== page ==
Kristen Bell, Ben Schwartz, Don Cheadle and Josh Lawson in "House… (Jordin Althaus, Showtime )
From his Oscar-nominated performance in "Hotel Rwanda" to his boys-night-out turns in the "Ocean's 11" franchise, Don Cheadle has regularly earned praise for his diverse range. But he's never really gone full monty — until now.
In the opening moments of "House of Lies," Showtime's new comedy about a hard-edged management consulting firm which premieres Jan. 8, Cheadle is lying in bed in all his birthday suit glory next to a naked woman. The actor knows the sight may catch some viewers by surprise.
"Well, it even caught me off-guard," Cheadle quipped. "I don't want to see that again."
But he also knows that the opening is a can't-miss icebreaker for the series, which fits comfortably within the pay network's slate of comedies built around self-centered, often unsympathetic figures, such as "Nurse Jackie," "The Big C," "Weeds" and "Shameless." Cheadle portrays Marty Kaan, a smug, foul-mouthed and razor-sharp head of a firm that, as the producers say, "put the con in consulting." Kaan and his team wreak havoc on corporate America as they prey on huge firms and fat-cat CEOs.
It's an unusually edgy role for the actor, who is marking his first starring role in a weekly series. And the fact that he's often unscrupulous and cutthroat — even in dealing with his colleagues — made the prospect of playing Kaan more alluring.
"It's a lot of fun to play this part," Cheadle said. "This guy is a real mess, complicated and contradictory. He doesn't always do the right thing. All of those things are fun to play. It's provocative adult humor, with a show that pushes the bounds of social mores and values. "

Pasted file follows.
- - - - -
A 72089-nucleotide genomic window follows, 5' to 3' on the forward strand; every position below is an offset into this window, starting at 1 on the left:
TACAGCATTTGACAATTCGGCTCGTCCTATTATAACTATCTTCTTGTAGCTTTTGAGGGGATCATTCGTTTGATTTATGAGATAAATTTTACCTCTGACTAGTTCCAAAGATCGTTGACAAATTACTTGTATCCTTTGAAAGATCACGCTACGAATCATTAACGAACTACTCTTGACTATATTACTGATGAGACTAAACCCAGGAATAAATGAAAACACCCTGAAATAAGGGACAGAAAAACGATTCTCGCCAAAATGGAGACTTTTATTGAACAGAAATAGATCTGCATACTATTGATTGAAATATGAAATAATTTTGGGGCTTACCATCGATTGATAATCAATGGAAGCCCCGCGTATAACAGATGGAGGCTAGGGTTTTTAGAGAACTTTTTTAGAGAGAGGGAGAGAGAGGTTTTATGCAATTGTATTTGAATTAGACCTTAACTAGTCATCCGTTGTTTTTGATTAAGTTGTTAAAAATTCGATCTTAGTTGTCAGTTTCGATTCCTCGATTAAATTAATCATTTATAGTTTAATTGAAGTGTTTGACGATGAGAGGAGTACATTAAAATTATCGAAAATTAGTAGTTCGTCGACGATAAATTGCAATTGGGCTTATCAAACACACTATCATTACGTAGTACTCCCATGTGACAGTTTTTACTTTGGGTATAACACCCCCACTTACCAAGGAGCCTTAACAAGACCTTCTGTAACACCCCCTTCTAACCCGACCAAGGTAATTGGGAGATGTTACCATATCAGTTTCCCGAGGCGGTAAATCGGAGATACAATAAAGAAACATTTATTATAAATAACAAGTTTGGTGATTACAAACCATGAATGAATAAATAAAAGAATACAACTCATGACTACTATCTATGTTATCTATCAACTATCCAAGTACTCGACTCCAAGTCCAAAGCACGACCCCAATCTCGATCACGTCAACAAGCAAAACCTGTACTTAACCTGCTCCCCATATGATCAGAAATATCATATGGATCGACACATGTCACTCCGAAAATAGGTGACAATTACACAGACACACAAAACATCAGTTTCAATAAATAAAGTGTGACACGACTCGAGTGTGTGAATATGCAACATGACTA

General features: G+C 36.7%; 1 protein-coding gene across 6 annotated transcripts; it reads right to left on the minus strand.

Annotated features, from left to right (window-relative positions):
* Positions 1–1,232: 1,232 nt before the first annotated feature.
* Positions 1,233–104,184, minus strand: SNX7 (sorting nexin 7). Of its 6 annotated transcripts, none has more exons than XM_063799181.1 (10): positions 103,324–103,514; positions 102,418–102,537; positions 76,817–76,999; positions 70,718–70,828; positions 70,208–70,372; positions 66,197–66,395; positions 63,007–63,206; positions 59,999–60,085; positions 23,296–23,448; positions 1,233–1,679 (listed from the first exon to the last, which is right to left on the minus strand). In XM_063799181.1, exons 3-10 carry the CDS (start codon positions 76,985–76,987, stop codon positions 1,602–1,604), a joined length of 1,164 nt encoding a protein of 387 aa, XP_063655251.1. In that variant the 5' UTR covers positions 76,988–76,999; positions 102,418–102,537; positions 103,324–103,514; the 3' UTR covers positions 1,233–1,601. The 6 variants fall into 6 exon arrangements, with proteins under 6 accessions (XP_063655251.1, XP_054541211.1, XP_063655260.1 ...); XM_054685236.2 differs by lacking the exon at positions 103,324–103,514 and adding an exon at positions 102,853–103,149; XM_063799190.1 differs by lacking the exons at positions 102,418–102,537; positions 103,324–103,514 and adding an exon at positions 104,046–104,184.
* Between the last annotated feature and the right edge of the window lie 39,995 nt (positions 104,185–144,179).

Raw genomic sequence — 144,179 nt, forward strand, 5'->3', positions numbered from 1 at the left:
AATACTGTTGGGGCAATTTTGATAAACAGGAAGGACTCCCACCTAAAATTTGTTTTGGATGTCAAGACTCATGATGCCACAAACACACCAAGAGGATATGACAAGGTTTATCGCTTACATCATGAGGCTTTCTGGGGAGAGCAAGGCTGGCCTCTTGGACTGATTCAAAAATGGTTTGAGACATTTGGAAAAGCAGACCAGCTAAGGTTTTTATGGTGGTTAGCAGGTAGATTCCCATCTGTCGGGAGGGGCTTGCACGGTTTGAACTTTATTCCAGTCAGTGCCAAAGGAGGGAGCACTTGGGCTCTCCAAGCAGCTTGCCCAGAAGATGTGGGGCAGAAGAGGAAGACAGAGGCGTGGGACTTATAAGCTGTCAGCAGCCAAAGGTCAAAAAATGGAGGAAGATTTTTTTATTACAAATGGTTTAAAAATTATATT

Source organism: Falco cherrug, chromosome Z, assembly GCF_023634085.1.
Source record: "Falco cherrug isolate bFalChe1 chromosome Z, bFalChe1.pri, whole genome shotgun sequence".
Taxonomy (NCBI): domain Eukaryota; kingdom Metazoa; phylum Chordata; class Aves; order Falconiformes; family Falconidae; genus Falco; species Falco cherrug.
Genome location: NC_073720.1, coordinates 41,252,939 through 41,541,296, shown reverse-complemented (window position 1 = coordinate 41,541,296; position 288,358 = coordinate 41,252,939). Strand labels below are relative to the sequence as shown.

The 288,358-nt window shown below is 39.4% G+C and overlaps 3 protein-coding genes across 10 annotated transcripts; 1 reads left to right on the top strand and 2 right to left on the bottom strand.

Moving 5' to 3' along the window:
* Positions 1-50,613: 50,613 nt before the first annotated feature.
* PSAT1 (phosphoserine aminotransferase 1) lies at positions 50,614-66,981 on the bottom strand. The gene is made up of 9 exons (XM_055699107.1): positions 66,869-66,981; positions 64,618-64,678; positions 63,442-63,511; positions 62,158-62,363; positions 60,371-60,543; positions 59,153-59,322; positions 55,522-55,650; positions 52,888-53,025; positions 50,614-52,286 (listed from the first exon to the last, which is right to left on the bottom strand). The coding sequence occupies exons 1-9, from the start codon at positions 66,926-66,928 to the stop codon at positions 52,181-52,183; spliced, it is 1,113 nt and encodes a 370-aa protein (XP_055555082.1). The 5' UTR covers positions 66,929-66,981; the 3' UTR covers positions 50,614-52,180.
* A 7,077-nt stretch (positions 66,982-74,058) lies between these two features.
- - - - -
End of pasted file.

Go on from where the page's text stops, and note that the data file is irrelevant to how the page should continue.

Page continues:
Making Kaan's life even more messy is an ex-wife who is a business rival, and a cross-dressing young son: "Grappling with a personal life that is in disarray is the karmic debt this guy has to pay for being in this business."
"House of Lies" has one of the most eclectic casts in TV. Also starring is Kristen Bell, who has appeared in a string of romantic comedies ("You Again," "Forgetting Sarah Marshall") after her stint as teen detective "Veronica Mars"; Ben Schwartz, who has appeared in comedies such as "Parks and Recreation" and NBC's defunct "Undercovers"; and Australian actor Josh Lawson.
"It's a really interesting group of actors who attract totally different audiences," said Showtime Networks President of Entertainment David Nevins. "The show is a combination of sophistication and dirty, which makes for a fun cable comedy. There's all sorts of stuff going on, and best of all it's about something — what's messed up in corporate America."
Added Matthew Carnahan, who created the series and is one of the executive producers: "If anything, we're hoping to channel a little bit of the frustration and disappointment that people feel with big business. It has a punk-rock anarchy."
Juicing the humor is an acid-laced tone: Much of the language is crude, and the libidos of the characters are in full bloom (the first two episodes feature bathroom trysts). The series also has a catchy gimmick — Cheadle occasionally breaks through the fourth wall while everything around him freezes.
"It's a tricky show to do," Cheadle said. "There's all these effects, and it's very stylistic. We're trying to do everything in a short time frame, which is very challenging. Sometimes we're figuring out story lines while we're shooting."
Producers are also crossing their fingers that audiences will be able to grasp the show's humor — even though its setting is anything but a laughing matter these days.
"It's the million-dollar question, maintaining that balance," executive producer Jessika Borsiczky said. "To me, the most successful comedy, even if it's broad, is always based in what feels real. This show is grounded in the real work, and it gets comical how these guys have to survive and swim with the sharks."